Numb. At some point, that's about how one feels, isn't it?
Didn't rogue nuclear power North Korea, in violation of yet another United Nations resolution, test-fire a long-range missile? Didn't this occur while President Barack Obama delivered a speech on nuclear disarmament? Isn't North Korea the same country that helped Syria build a nuclear reactor, showing North Korea's clear intention to sell and export its nuclear technology? And in response, didn't the President call for the United Nations Security Council -- the one that provides Russia and China with a veto -- to … take action?!
Did the traditional media, in full praise over Obama's "successful" European tour, note that he failed to secure anything of substance? After all, getting more buy-in from the Europeans for the war in Afghanistan was the President's most important objective. And our allies agreed to send 5,000 more personnel to Afghanistan. But wait. The promised deployment consists of police and trainers to be sent on a temporary basis and kept out of harm's way. The United States, Canada and Great Britain, therefore, continue the heavy lifting. And since 9/11, most NATO countries spend less on defense as percentages of their GDPs than before.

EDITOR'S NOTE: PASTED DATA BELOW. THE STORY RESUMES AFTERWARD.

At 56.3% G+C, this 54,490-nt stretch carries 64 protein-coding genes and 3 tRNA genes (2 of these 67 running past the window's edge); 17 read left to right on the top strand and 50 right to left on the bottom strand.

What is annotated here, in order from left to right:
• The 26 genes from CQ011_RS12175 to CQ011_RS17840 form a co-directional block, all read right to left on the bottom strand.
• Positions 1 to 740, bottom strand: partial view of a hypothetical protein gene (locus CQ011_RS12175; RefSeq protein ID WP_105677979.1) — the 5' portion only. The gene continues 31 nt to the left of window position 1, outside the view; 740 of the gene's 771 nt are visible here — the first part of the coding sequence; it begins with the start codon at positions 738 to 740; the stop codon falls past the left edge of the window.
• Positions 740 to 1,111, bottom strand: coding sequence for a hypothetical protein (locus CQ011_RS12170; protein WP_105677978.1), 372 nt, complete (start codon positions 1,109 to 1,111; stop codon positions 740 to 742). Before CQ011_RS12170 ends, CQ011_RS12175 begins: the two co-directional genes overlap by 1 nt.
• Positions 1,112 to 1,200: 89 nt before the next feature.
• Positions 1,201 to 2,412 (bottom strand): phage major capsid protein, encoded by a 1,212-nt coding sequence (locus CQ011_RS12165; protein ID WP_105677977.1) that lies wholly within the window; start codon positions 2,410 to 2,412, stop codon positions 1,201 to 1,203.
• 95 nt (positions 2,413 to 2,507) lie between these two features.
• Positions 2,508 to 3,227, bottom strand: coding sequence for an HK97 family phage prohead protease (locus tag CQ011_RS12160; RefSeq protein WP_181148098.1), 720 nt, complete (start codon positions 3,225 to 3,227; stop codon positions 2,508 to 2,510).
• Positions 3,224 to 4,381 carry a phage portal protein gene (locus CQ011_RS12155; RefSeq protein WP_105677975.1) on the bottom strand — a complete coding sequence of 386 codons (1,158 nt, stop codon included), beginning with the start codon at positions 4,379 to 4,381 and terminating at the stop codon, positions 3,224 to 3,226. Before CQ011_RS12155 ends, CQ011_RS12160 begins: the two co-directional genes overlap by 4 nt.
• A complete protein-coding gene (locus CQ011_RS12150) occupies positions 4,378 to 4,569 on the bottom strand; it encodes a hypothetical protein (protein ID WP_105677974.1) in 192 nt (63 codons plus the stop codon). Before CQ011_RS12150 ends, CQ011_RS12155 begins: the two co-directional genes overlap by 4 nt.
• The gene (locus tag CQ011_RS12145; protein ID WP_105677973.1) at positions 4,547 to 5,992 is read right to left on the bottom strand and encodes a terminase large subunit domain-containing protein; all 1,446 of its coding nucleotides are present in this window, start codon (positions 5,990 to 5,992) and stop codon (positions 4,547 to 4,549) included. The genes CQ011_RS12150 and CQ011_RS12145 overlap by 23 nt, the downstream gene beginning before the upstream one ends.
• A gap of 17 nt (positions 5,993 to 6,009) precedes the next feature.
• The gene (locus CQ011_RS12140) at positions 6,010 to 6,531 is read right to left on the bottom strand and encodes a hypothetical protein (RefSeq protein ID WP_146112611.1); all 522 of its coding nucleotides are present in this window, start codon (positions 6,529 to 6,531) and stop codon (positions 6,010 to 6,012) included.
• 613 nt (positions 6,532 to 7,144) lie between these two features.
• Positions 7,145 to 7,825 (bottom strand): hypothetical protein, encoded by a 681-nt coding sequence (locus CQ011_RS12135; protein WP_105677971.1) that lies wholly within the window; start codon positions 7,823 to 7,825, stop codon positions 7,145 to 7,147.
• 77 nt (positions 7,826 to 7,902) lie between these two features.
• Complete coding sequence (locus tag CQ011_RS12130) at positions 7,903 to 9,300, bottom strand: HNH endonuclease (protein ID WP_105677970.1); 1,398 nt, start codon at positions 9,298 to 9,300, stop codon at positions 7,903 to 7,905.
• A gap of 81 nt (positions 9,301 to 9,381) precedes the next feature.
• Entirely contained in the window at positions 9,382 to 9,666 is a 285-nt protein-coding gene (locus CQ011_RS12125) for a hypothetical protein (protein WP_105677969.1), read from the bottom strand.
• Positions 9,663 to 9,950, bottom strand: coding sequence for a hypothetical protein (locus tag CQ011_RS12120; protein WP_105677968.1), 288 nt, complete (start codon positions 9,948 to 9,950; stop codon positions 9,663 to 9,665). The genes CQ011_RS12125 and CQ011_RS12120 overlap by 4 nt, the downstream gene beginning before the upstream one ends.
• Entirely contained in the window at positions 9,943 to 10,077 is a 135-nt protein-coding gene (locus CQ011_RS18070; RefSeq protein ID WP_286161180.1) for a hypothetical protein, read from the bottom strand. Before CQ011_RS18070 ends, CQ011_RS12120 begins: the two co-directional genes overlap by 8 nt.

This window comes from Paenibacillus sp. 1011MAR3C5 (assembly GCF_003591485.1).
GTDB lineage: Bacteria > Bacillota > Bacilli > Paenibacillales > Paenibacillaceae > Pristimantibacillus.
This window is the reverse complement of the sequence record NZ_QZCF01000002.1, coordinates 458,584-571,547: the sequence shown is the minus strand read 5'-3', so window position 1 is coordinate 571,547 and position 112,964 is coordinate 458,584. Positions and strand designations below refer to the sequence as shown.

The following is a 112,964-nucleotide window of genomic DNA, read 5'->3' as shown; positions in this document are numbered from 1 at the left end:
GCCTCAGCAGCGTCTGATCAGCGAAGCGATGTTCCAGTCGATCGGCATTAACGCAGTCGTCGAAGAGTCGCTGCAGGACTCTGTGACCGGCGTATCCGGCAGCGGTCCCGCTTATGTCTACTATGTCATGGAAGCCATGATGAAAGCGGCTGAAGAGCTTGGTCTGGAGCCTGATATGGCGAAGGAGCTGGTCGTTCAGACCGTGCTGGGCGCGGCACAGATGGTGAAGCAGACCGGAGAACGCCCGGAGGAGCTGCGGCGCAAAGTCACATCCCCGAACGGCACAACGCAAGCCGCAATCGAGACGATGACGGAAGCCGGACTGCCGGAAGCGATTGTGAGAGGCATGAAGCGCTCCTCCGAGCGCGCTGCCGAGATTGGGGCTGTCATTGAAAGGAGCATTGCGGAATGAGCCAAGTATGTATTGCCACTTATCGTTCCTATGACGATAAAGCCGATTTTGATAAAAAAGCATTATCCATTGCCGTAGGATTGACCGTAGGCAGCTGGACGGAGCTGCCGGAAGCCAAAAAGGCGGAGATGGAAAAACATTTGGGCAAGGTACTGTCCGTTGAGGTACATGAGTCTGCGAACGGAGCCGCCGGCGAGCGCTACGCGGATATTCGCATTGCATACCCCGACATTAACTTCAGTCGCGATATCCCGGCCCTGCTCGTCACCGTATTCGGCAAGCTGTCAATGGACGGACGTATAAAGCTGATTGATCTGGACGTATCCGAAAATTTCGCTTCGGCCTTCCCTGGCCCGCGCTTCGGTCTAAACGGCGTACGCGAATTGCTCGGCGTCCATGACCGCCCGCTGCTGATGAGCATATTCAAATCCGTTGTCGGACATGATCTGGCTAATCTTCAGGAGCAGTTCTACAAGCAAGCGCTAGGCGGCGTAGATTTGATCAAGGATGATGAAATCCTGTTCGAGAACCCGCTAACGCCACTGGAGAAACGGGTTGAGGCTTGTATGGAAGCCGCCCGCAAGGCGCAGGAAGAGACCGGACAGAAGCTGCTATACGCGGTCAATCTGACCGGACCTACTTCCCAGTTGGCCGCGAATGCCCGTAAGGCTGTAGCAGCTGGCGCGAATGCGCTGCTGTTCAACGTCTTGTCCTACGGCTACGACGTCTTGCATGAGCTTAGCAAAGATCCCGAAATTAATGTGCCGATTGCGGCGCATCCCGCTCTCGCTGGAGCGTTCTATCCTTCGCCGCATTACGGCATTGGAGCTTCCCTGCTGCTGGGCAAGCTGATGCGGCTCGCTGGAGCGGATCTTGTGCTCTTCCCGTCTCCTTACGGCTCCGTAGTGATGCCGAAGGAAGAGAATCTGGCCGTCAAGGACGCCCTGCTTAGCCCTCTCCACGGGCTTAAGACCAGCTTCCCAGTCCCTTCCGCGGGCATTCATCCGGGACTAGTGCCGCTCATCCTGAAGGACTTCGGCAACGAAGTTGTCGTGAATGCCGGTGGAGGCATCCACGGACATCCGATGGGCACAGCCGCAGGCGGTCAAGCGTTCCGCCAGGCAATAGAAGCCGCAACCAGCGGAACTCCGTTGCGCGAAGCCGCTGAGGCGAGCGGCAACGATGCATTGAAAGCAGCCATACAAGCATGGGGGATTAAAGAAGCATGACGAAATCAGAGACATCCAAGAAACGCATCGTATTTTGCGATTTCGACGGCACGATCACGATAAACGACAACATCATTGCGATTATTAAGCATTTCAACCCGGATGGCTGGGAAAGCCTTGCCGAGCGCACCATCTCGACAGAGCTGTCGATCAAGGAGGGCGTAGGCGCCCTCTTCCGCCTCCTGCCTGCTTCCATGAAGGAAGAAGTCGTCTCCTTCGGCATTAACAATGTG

Didn't the president fire the CEO of General Motors? With polls showing opposition to bailing out the automakers, the President dumped CEO Rick Wagoner, the 30-plus-year General Motors lifer. Wagoner's long GM career means that he walked the halls while GM continually made decisions that lost money and market share. His replacement checks in with 25 years' experience at General Motors. So the President, praised by the media for his "get-tough" approach with the automakers, swapped a GM lifer with a GM lifer.
And where are the connect-the-dots conspiracy nuts when you need them? During the Bush administration, critics spoke of the "unholy alliance" between Bush and "Big Oil." They attacked Vice President Dick Cheney for an alleged unholy alliance with Halliburton, the company Cheney once ran. Neither the oil companies nor Halliburton received taxpayer "bailout" money -- unlike the banks.
What of the Wall Street bailout recipients' connections to Treasury Secretary Tim Geithner? Until recently, former Clinton Treasury Secretary Robert Rubin -- a mentor of Geithner's -- served for a decade as senior adviser and member of the board of directors at Citigroup. During that time, the company got deeply involved with those fancy derivatives now known as "toxic" assets. Rubin's former firm has received -- so far -- $50 billion from taxpayers.